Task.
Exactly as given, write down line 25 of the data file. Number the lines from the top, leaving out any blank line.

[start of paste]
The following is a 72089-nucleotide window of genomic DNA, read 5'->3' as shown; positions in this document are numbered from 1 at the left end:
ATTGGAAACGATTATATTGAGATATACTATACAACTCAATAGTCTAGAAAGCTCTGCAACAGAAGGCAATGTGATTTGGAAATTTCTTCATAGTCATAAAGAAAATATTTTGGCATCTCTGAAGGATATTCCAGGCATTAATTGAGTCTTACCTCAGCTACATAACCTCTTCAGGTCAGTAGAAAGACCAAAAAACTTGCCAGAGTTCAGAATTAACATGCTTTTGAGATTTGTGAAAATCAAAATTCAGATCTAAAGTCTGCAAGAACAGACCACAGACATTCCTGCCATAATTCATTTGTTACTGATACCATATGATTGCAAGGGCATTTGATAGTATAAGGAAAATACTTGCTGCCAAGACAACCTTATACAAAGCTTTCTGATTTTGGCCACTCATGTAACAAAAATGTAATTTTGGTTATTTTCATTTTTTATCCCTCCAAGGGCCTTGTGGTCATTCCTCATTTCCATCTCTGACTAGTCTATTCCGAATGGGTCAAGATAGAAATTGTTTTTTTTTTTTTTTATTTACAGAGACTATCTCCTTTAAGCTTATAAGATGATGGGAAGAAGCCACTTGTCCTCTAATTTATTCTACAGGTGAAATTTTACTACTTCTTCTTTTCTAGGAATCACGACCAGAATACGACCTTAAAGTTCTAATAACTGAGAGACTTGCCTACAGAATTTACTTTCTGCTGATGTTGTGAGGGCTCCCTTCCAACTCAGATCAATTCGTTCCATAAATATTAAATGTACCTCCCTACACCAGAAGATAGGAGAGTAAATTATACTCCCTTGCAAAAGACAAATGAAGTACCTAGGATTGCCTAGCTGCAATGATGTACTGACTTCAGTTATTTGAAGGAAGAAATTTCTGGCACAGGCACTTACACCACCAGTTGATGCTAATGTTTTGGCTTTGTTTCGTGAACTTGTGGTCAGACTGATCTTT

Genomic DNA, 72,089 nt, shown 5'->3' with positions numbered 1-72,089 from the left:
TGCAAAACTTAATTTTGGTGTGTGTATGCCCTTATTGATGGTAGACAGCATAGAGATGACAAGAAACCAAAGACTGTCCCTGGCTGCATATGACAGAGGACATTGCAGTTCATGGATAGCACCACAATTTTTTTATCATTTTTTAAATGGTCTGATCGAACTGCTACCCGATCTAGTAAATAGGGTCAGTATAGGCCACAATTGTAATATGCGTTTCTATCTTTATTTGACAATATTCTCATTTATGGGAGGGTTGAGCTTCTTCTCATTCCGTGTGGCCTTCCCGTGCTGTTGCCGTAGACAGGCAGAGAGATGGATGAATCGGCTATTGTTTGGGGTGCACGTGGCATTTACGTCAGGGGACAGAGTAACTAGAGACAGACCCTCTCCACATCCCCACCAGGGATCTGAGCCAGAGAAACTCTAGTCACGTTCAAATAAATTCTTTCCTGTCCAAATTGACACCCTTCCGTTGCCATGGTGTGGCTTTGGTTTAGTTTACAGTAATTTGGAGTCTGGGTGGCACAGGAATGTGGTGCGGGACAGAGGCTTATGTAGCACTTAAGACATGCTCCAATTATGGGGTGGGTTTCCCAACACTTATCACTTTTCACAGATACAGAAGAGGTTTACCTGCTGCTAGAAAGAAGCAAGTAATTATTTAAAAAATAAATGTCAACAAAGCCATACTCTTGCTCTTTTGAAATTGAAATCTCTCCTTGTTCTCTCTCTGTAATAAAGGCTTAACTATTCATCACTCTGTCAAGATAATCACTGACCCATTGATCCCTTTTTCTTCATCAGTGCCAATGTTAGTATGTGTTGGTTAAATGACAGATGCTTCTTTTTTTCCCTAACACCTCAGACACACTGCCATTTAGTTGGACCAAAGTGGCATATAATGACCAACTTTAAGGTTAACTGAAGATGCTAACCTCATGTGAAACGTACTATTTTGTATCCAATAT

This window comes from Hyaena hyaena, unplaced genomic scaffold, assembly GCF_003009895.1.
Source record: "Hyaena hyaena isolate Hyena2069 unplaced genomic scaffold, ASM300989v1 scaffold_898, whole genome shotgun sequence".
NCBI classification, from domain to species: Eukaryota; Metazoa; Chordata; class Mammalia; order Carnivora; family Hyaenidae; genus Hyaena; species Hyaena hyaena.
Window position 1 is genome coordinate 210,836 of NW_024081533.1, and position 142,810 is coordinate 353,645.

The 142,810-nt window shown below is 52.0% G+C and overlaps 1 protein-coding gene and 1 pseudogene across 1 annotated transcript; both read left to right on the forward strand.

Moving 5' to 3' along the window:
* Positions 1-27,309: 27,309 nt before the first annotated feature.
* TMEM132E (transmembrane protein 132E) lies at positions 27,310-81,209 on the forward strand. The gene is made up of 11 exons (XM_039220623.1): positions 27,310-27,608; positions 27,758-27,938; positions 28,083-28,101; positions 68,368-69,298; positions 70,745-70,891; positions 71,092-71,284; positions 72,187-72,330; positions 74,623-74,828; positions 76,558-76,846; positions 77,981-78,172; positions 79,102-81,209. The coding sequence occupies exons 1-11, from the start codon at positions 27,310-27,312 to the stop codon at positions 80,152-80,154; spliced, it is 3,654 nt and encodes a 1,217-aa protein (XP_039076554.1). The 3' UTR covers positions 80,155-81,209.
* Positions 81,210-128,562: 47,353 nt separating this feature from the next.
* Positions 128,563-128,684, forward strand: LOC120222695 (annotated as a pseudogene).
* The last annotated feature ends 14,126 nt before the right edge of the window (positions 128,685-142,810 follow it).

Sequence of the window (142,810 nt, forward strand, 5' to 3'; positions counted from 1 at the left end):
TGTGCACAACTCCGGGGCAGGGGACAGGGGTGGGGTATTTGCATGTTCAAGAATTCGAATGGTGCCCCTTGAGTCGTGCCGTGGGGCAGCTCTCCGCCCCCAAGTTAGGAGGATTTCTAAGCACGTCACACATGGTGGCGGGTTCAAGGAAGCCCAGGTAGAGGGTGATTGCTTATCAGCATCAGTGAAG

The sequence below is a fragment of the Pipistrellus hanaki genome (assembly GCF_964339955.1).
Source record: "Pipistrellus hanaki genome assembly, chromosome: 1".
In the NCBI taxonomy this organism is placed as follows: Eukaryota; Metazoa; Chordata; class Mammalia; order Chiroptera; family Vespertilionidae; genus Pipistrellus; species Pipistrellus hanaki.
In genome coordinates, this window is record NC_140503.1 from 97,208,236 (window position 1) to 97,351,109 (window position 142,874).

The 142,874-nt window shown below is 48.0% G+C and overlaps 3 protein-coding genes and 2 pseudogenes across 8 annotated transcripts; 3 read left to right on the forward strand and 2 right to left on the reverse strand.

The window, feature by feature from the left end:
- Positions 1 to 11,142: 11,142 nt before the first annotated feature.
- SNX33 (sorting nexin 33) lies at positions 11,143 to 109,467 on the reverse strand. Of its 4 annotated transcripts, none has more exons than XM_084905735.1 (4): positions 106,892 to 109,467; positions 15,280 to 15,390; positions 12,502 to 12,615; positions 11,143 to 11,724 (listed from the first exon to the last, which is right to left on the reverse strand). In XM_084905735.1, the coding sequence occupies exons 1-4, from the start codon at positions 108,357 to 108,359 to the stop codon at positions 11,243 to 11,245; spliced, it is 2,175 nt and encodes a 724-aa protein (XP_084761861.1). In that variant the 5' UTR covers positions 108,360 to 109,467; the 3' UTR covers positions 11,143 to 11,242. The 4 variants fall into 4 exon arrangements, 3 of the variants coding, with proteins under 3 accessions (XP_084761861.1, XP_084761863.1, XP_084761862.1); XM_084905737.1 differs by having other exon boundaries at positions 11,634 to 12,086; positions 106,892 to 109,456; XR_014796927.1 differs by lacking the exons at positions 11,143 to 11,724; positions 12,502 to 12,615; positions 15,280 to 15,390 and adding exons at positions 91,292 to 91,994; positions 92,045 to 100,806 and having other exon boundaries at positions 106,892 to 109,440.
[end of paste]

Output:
- SNX33 (sorting nexin 33) lies at positions 11,143 to 109,467 on the reverse strand. Of its 4 annotated transcripts, none has more exons than XM_084905735.1 (4): positions 106,892 to 109,467; positions 15,280 to 15,390; positions 12,502 to 12,615; positions 11,143 to 11,724 (listed from the first exon to the last, which is right to left on the reverse strand). In XM_084905735.1, the coding sequence occupies exons 1-4, from the start codon at positions 108,357 to 108,359 to the stop codon at positions 11,243 to 11,245; spliced, it is 2,175 nt and encodes a 724-aa protein (XP_084761861.1). In that variant the 5' UTR covers positions 108,360 to 109,467; the 3' UTR covers positions 11,143 to 11,242. The 4 variants fall into 4 exon arrangements, 3 of the variants coding, with proteins under 3 accessions (XP_084761861.1, XP_084761863.1, XP_084761862.1); XM_084905737.1 differs by having other exon boundaries at positions 11,634 to 12,086; positions 106,892 to 109,456; XR_014796927.1 differs by lacking the exons at positions 11,143 to 11,724; positions 12,502 to 12,615; positions 15,280 to 15,390 and adding exons at positions 91,292 to 91,994; positions 92,045 to 100,806 and having other exon boundaries at positions 106,892 to 109,440.